RCMP officers were given permission to break the law 73 times on the job last year — the highest number on record — according to a new report.
Police officers are not immune from criminal liability while doing their jobs, but a decade-old tweak to the Criminal Code allows for a temporary dispensation during investigations.
The provisions are subject to a legal requirement of reasonableness and proportionality. High-ranking officials can grant permission if they believe breaking the law could save someone's life, protect the identity of an undercover officer or save evidence from being destroyed.
In 2017, senior officials gave the green light to 94 scenarios, resulting in the 73 committed crimes.
They were mainly linked to organized crime investigations which saw undercover officers taking part in bets, pool-selling, bookmaking and unlawful possession of tobacco products, according to a recent Public Safety report quietly tabled in the House of Commons in late October.
Going back to 2003, the first year the report is available, Mounties have committed just a smattering of green-lit crimes.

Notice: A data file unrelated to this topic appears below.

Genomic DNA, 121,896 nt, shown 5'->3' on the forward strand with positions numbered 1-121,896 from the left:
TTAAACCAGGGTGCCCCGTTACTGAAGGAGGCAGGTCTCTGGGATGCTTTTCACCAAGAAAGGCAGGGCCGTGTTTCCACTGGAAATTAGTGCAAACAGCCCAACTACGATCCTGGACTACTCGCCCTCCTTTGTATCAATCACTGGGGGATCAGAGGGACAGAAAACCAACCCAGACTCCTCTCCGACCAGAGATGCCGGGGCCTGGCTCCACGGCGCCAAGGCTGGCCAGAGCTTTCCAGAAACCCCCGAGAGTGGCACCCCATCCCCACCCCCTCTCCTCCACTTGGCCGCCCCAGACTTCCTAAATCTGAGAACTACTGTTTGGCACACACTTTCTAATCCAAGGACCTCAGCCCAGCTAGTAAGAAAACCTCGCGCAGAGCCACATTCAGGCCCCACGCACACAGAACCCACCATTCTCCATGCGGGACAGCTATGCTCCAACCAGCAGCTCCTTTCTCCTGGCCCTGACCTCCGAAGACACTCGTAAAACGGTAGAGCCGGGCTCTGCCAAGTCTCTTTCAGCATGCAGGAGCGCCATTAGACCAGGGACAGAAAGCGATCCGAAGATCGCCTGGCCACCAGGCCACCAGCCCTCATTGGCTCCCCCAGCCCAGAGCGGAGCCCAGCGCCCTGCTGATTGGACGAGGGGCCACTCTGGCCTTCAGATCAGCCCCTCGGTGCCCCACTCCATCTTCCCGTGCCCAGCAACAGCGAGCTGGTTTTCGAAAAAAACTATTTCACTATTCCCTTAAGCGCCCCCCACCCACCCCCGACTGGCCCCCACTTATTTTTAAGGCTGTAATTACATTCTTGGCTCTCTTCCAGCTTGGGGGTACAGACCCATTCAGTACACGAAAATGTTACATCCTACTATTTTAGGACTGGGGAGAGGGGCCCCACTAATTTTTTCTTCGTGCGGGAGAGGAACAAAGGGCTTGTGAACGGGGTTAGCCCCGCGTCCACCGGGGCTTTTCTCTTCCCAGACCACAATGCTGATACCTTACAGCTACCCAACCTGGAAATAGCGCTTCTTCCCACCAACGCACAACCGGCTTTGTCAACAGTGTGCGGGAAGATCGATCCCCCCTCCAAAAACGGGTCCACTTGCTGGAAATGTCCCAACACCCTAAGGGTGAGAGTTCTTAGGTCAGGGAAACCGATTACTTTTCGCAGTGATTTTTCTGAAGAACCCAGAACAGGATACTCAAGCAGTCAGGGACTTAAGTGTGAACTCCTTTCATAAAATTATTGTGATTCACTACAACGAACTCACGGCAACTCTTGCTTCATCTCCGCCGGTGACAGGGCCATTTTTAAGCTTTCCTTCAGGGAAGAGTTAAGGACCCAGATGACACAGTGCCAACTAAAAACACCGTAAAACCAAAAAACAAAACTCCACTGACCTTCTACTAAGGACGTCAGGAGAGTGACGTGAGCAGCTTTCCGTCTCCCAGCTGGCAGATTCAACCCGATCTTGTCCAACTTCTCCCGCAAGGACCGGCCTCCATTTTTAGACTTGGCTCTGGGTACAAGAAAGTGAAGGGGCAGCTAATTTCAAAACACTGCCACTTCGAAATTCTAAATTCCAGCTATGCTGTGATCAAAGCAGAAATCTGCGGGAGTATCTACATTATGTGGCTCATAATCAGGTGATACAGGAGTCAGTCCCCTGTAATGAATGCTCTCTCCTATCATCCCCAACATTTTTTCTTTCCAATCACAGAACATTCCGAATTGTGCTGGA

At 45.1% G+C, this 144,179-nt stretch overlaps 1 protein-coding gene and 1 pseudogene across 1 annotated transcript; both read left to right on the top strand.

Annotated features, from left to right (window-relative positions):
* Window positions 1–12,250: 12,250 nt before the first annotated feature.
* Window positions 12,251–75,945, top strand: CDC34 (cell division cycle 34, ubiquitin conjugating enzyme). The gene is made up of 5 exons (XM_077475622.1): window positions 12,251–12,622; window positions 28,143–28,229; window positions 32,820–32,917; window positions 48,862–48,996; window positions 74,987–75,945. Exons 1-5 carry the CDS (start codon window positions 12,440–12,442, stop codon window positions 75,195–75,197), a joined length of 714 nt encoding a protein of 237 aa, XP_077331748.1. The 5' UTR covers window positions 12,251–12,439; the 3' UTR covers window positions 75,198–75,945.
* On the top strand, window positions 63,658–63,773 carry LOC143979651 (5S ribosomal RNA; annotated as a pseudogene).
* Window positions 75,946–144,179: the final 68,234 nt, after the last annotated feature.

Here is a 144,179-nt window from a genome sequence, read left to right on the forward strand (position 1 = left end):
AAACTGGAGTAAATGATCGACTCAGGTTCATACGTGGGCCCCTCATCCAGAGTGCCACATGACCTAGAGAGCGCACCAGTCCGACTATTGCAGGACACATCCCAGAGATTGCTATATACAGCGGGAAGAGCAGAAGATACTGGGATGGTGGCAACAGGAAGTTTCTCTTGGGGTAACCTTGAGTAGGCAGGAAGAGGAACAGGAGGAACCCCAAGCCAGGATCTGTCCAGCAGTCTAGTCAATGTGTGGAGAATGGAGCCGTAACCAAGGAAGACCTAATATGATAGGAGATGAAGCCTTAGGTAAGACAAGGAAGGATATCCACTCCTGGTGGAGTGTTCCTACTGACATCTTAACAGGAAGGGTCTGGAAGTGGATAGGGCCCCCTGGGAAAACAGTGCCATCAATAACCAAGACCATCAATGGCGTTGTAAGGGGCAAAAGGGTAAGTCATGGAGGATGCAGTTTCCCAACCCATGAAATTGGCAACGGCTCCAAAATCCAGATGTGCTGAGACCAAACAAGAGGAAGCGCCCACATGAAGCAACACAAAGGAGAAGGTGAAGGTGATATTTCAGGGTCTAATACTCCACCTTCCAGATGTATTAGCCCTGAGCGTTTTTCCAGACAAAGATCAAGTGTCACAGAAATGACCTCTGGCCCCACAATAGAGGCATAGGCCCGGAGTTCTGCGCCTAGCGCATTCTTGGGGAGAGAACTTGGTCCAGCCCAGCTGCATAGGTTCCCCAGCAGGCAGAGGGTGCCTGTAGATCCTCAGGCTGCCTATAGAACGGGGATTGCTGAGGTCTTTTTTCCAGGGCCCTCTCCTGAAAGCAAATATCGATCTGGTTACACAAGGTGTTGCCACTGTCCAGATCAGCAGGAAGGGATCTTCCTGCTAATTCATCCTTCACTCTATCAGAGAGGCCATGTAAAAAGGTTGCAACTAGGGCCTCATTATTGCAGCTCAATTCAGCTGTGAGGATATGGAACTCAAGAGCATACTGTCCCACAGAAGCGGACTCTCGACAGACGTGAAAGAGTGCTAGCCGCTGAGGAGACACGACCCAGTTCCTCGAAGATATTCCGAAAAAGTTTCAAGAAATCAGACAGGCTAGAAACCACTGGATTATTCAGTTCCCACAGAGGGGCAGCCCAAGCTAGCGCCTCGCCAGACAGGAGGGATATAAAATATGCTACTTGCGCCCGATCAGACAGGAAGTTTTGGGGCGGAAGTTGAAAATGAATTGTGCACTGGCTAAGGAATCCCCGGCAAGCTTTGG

On average, they've been authorized to break the law about six times a year, making the 2017 calendar year an anomaly.
Forgery, bribery and other offences
The only other year that saw a spike was 2015, when 20 crimes were committed in the name of anti-corruption and terrorism-related investigations.
That year, the offences ranged from bribery to unauthorized use of a computer and passport forgery.
The crimes vary by year, but often involve forgery and false statements.
During a 2013 terrorism investigation, officers were given authority to provide and make "property or services for terrorist purposes."
Neither Public Safety officials nor the RCMP would explain why 2017 saw a huge spike.
"We are evaluating the increase in the 2016-2017 numbers, but cannot provide any details at this time. We will not speculate on trends related to 2018 statistics," said RCMP spokesperson Sgt. Marie Damian in an email to CBC News.
"RCMP procedures and policies governing undercover activities are continually reviewed to ensure undercover operations are applied pursuant to all laws, procedures, and policies governing undercover operations while not jeopardizing the safety of our members, suspects, their families, or the public."
It would not let me archive it. Plus, seems just by visiting the site I've given them permission to give my info away and use it how they please. Since I already made the mistake of clicking on the link, I figured I would copy/paste the contents of it.